Date of Award:


Document Type:


Degree Name:

Doctor of Philosophy (PhD)


Wildland Resources

Committee Chair(s)

S. Nicki Frey


S. Nicki Frey


R. Douglas Ramsey


David K. Dahlgren


Edd Hammill


Daniel R. MacNulty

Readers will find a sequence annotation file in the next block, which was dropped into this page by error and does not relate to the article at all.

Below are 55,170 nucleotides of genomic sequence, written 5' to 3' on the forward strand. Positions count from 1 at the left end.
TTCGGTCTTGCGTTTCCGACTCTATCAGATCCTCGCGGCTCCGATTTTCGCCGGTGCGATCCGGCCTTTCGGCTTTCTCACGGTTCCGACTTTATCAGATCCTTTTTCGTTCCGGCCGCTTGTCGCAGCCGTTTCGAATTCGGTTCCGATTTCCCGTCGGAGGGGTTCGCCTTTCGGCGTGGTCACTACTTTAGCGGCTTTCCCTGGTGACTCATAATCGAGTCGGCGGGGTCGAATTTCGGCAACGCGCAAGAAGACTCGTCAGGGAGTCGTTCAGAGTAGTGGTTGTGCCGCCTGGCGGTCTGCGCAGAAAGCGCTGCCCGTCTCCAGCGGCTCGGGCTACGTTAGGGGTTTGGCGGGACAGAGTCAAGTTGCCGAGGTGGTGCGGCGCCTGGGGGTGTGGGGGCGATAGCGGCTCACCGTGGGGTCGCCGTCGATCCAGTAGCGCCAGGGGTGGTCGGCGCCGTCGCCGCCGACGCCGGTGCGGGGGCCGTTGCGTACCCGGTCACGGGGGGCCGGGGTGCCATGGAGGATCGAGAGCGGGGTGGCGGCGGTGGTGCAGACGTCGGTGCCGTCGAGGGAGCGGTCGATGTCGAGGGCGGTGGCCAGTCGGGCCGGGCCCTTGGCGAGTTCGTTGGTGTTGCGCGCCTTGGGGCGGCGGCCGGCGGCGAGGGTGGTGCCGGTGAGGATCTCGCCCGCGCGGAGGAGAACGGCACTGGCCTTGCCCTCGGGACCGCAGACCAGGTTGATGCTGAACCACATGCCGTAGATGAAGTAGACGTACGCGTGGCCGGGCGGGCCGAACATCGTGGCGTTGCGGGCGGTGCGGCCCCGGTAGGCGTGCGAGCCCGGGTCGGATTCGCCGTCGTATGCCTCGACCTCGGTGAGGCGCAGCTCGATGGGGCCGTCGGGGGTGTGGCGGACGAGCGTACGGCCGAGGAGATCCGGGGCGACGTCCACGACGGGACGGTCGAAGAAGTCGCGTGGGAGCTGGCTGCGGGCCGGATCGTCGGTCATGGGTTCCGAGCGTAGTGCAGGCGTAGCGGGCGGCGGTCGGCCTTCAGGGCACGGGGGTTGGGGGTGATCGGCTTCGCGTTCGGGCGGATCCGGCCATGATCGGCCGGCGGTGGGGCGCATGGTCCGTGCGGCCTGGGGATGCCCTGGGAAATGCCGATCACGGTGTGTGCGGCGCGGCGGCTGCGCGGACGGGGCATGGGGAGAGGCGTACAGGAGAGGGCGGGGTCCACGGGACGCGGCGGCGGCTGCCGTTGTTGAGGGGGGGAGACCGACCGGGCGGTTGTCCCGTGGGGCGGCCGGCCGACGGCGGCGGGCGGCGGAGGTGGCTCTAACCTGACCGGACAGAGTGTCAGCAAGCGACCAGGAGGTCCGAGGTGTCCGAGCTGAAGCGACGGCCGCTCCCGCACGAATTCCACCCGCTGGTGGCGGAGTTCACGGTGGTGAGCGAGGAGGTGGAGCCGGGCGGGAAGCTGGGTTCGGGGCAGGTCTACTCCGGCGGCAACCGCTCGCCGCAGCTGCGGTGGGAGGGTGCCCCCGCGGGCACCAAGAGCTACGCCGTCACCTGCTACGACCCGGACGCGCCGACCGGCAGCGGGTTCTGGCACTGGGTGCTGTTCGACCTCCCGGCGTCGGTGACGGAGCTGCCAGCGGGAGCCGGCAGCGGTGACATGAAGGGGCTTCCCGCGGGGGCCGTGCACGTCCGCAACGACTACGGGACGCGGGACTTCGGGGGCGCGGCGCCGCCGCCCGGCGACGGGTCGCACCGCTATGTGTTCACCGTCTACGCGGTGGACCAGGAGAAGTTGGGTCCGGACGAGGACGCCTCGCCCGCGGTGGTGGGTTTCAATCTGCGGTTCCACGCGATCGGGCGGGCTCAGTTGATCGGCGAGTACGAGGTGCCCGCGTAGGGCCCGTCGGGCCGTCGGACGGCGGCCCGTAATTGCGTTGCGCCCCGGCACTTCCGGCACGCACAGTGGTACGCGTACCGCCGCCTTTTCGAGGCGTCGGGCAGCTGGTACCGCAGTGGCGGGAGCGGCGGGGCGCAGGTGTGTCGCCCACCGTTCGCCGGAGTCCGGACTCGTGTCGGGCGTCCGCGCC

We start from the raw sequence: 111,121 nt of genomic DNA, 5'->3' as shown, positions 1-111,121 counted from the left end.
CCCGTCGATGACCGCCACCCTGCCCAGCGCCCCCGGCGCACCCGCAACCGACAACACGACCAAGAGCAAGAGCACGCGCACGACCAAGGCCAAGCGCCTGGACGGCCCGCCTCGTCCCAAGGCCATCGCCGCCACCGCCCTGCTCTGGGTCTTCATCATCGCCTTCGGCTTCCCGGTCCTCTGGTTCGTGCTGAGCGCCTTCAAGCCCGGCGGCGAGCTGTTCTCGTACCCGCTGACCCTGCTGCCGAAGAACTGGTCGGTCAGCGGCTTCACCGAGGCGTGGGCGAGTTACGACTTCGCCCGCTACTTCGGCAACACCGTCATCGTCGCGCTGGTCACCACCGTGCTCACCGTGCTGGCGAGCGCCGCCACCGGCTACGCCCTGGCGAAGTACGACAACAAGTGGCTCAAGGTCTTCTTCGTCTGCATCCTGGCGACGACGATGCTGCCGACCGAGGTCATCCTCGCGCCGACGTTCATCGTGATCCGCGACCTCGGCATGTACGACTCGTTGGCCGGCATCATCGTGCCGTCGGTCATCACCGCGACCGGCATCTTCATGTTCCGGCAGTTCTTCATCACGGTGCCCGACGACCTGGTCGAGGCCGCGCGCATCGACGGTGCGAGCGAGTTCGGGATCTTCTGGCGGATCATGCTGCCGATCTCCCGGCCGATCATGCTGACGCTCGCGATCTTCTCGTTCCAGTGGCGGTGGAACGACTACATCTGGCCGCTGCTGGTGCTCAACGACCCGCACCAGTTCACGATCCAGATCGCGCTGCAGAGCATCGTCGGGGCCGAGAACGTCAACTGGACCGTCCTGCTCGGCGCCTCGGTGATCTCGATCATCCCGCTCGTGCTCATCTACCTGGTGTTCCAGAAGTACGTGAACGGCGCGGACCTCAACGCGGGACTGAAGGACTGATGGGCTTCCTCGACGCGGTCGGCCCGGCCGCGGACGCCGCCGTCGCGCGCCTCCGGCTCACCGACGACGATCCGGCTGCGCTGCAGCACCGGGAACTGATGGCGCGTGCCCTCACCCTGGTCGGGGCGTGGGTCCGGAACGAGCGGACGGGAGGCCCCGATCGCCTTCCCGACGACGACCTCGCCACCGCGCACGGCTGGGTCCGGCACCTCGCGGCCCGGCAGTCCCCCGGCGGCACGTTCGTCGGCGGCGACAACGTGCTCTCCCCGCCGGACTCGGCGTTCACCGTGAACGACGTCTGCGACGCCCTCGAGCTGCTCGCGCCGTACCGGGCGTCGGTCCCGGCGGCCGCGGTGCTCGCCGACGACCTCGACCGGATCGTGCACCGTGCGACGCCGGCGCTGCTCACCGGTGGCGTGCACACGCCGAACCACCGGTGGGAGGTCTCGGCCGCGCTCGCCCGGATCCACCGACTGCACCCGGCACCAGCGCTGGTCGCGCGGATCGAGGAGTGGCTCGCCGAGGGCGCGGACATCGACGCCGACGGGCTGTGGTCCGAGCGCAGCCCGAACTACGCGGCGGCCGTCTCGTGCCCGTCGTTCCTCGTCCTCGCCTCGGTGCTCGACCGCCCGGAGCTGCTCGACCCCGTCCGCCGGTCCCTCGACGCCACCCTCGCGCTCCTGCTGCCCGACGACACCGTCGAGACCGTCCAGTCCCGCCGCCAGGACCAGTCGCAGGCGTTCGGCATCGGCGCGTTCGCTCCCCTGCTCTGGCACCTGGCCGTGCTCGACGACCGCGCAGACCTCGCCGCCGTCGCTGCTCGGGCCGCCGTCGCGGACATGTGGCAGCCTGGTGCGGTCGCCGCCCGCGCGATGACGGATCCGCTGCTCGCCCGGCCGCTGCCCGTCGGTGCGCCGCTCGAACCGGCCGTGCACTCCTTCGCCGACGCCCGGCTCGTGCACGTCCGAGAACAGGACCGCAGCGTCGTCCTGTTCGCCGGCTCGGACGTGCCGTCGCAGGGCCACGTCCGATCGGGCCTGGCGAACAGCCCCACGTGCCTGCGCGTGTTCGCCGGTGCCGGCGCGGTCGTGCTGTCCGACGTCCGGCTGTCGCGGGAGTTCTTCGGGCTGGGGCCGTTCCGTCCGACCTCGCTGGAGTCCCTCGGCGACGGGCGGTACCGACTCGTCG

In response to ongoing landscape change, wildlife species are likely to respond in varied ways. By studying habitat specialists, we are able to better understand the most likely ways in which the denizens of threatened ecosystems will react to those changes. Among the most threatened ecosystem types in North America are sagebrush ecosystems of the Intermountain West, where one of its most well-known residents, greater sage grouse (hereafter, “sage-grouse), have lost more than 50% of their habitat due to fire, invasive species, climate change, encroachment by coniferous forests and avian predators using it, and human-caused landscape conversion. Sage-grouse rely on sagebrush throughout their lives, and there are ongoing efforts to protect them as emblems of vulnerable species and to preserve a changing landscape. The purpose of my dissertation, as part of the ongoing efforts, was to improve understanding of how sage-grouse select habitat along their southern distribution edge in southern Utah and Nevada, where habitat tends to be fragmented and of poorer quality. In this research, I used more than six years of location data from GPS transmitters on sage-grouse across four study areas to address how sage-grouse respond to the threats they face and by what means of data analysis we are best able to detect those threats and inform effective conservation. My research shows that, despite the risk posed by avian predators, sage-grouse in these study areas select habitat closer to trees than expected and do so when they are likely able to also use dense sagebrush cover and a rugged landscape to be concealed from predators. I also found that sage-grouse may use habitat near to trees for shade and escape from extreme heat and cold when the sagebrush in their habitat is not enough to provide shelter, suggesting that sage-grouse must often make risky decisions to balance the many threats they face. Finally, I found that random forests, an intuitive machine learning method, are able to detect important effects of sagebrush and tree cover on habitat selection, able to predict those effects in new areas, and should be considered among the useful and important tools for measuring wildlife-habitat associations.